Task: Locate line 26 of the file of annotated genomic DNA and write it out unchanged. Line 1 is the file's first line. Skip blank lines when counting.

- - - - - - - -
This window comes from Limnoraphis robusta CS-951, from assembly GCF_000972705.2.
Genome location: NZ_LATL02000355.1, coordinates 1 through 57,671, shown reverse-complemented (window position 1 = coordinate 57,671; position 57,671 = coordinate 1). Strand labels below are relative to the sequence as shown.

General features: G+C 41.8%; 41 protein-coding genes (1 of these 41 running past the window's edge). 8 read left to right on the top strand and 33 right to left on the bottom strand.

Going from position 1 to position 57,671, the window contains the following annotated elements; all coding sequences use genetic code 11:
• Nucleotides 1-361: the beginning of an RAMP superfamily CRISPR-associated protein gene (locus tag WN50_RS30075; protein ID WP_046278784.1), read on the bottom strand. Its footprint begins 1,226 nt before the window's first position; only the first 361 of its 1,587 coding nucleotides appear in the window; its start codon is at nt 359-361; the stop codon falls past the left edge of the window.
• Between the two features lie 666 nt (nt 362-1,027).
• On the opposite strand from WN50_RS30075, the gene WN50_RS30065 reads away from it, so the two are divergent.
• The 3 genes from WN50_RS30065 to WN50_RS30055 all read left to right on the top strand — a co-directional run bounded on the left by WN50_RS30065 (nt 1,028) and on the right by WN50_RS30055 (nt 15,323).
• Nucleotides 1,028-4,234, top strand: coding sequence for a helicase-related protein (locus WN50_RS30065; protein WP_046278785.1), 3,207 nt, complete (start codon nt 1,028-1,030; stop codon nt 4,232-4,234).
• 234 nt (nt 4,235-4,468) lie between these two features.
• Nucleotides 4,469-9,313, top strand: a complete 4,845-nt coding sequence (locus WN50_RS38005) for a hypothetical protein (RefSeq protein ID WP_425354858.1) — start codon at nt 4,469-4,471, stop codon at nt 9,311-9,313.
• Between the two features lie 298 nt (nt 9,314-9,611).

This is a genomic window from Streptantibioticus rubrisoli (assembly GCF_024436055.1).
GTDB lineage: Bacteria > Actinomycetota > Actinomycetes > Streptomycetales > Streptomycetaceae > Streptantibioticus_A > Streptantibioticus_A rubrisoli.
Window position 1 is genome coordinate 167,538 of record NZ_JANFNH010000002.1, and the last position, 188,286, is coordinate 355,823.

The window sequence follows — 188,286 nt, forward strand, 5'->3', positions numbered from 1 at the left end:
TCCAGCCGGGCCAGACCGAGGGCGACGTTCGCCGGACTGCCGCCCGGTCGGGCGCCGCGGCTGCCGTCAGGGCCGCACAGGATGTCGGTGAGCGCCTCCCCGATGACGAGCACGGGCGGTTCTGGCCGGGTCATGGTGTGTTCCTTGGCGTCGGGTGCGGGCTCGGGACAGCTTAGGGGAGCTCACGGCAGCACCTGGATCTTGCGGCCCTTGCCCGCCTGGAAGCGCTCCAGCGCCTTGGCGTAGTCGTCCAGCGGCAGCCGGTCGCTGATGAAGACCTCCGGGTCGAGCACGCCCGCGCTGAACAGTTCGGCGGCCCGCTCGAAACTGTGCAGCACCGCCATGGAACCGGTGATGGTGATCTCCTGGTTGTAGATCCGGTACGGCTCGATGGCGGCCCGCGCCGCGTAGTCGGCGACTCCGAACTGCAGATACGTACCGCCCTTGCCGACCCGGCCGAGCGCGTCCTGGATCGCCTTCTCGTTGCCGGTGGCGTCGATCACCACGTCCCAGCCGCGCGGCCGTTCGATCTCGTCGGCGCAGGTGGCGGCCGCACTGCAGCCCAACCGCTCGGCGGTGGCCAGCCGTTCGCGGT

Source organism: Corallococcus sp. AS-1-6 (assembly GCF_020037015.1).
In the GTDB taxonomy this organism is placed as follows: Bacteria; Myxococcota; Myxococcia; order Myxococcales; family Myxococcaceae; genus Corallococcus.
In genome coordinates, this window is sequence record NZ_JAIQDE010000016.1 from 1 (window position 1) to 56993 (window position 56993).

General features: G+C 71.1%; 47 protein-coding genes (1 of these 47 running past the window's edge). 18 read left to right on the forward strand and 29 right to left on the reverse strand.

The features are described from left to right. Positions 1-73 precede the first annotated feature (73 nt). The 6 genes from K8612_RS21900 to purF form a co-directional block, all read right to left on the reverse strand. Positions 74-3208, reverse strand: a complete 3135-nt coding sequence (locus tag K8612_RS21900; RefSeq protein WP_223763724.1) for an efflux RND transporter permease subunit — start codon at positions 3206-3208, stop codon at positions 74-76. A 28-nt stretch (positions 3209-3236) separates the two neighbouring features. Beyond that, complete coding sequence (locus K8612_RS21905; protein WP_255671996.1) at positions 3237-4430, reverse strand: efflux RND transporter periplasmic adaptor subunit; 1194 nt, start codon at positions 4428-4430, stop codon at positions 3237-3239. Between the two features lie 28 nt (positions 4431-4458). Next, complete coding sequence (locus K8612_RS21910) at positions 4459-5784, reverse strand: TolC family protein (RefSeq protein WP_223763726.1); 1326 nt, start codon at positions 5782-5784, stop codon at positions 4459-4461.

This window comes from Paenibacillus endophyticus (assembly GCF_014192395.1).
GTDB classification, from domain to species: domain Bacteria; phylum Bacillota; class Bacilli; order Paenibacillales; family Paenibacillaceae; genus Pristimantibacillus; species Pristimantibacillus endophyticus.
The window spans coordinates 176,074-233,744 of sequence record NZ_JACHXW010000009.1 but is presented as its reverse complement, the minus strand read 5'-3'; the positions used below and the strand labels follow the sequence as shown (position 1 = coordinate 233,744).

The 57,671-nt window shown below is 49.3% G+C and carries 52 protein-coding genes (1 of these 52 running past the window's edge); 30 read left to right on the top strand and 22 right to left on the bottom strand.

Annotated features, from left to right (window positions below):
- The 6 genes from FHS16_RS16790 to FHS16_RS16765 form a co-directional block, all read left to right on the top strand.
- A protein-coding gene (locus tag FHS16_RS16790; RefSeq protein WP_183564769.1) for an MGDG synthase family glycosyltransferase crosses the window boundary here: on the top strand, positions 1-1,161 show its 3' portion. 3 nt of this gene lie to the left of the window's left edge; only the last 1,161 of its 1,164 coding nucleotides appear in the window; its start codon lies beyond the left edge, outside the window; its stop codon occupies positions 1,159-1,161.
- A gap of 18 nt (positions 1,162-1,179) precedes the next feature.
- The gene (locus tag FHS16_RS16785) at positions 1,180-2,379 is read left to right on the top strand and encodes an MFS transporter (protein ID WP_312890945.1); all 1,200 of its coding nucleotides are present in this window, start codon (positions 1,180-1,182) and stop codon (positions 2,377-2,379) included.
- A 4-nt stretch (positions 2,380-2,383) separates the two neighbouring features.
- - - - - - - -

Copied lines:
The 57,671-nt window shown below is 49.3% G+C and carries 52 protein-coding genes (1 of these 52 running past the window's edge); 30 read left to right on the top strand and 22 right to left on the bottom strand.